year = "2010",
doi = "10.1093/humrep/dep409",
language = "English",
volume = "25",
pages = "528--534",
journal = "Human Reproduction",
issn = "0268-1161",
publisher = "Oxford Academic",
number = "2",

}

RIS

TY - JOUR

T1 - The impact of maternal celiac disease on birthweight and preterm birth: a Danish population-based cohort study

AU - Khashan, A S

AU - Henriksen, Tine Brink

AU - Mortensen, Preben Bo

AU - McNamee, R

AU - McCarthy, F P

AU - Pedersen, Marianne Giørtz

AU - Kenny, L C

PY - 2010

Y1 - 2010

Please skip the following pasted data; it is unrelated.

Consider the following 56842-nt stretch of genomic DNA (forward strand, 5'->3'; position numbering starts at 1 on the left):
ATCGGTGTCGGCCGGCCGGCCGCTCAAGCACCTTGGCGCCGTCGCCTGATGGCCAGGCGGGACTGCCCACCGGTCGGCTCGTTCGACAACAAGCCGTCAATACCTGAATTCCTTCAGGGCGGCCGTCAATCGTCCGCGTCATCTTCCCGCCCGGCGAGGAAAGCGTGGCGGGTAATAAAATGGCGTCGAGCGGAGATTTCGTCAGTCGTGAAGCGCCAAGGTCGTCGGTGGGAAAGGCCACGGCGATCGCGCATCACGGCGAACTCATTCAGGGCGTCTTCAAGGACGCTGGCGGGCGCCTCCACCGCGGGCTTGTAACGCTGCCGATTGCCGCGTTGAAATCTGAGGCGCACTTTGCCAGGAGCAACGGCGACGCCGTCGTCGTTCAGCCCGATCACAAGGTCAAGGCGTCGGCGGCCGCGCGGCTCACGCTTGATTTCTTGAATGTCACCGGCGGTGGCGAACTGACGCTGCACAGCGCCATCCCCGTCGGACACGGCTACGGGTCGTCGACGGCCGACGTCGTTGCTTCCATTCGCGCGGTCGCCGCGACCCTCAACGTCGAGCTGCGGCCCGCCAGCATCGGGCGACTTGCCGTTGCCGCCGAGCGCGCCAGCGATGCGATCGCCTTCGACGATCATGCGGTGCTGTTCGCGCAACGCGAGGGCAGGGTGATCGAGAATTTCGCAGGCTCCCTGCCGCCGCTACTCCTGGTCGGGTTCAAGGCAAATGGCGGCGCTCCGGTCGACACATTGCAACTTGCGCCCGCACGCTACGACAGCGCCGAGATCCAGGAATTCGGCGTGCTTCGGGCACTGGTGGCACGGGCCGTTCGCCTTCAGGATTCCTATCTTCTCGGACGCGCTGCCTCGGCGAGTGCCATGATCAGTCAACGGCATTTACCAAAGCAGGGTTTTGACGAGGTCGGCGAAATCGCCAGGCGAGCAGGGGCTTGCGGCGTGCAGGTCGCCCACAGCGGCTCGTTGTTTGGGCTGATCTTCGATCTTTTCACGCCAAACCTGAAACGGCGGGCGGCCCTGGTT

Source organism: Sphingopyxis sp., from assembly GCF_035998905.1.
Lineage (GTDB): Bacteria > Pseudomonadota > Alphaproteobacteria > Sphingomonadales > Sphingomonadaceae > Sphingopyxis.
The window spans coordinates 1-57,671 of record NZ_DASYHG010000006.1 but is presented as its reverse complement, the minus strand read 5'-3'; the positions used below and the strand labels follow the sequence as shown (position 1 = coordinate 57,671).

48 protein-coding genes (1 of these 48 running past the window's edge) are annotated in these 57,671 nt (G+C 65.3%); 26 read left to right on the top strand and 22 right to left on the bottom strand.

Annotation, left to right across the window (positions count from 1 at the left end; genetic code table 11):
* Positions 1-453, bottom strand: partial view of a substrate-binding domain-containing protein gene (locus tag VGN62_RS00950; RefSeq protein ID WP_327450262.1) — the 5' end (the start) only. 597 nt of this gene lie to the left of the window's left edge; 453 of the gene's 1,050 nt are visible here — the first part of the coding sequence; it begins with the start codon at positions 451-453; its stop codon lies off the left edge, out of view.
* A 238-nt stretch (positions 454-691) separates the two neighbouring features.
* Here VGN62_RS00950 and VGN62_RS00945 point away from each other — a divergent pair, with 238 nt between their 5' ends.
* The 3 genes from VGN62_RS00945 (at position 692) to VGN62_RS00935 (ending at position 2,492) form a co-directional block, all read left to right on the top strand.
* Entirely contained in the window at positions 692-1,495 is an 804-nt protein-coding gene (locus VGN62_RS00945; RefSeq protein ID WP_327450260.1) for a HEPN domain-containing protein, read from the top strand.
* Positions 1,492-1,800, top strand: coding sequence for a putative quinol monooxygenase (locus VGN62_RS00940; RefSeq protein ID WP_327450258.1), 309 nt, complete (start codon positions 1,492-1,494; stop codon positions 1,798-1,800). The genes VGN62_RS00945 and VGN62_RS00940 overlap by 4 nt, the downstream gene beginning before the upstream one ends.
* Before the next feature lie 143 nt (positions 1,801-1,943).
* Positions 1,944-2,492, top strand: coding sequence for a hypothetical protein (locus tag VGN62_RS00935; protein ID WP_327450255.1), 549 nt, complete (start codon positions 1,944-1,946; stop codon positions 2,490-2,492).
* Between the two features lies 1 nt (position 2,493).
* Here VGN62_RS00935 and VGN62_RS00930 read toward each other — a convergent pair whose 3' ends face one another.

N2 - BACKGROUND: Adverse pregnancy outcomes have been associated with maternal celiac disease (CD). In this study, we investigate the effect of treated and untreated maternal CD on infant birthweight and preterm birth. METHODS: A population-based cohort study consisted of all singleton live births in Denmark between 1 January 1979 and 31 December 2004 was used. A total of 1,504,342 babies were born to 836,241 mothers during the study period. Of those, 1105 babies were born to women with diagnosed CD and 346 were born to women with undiagnosed CD. Women with diagnosed CD were considered as treated with a gluten free diet while women with undiagnosed CD were considered as untreated. The outcome measures were: birthweight, small for gestational age (SGA: birthweight <10th centile), very small for gestational age (VSGA: birthweight <5th centile) and preterm birth. We compared these measures in treated and untreated women with those of a reference group (no history of CD). RESULTS: Women with untreated CD delivered smaller babies [difference = -98 g (95% CI: -130, -67)], with a higher risk of SGA infants [OR = 1.31 (95% CI: 1.06, 1.63)], VSGA infants [OR = 1.54 (95% CI: 1.17, 2.03)] and preterm birth [OR = 1.33 (95% CI: 1.02, 1.72)] compared with women without CD. Women with treated CD had no increased risk of reduced mean birthweight, risk of delivering SGA and VSGA infants or preterm birth compared with women without CD. CONCLUSION: Untreated maternal CD increases the risk of reduced birthweight, the risk of delivering SGA and VSGA infants and preterm birth. Diagnosis and presumed treatment of maternal CD with a gluten-free diet appeared to result in a birthweight and preterm birth rate similar to those in women without CD.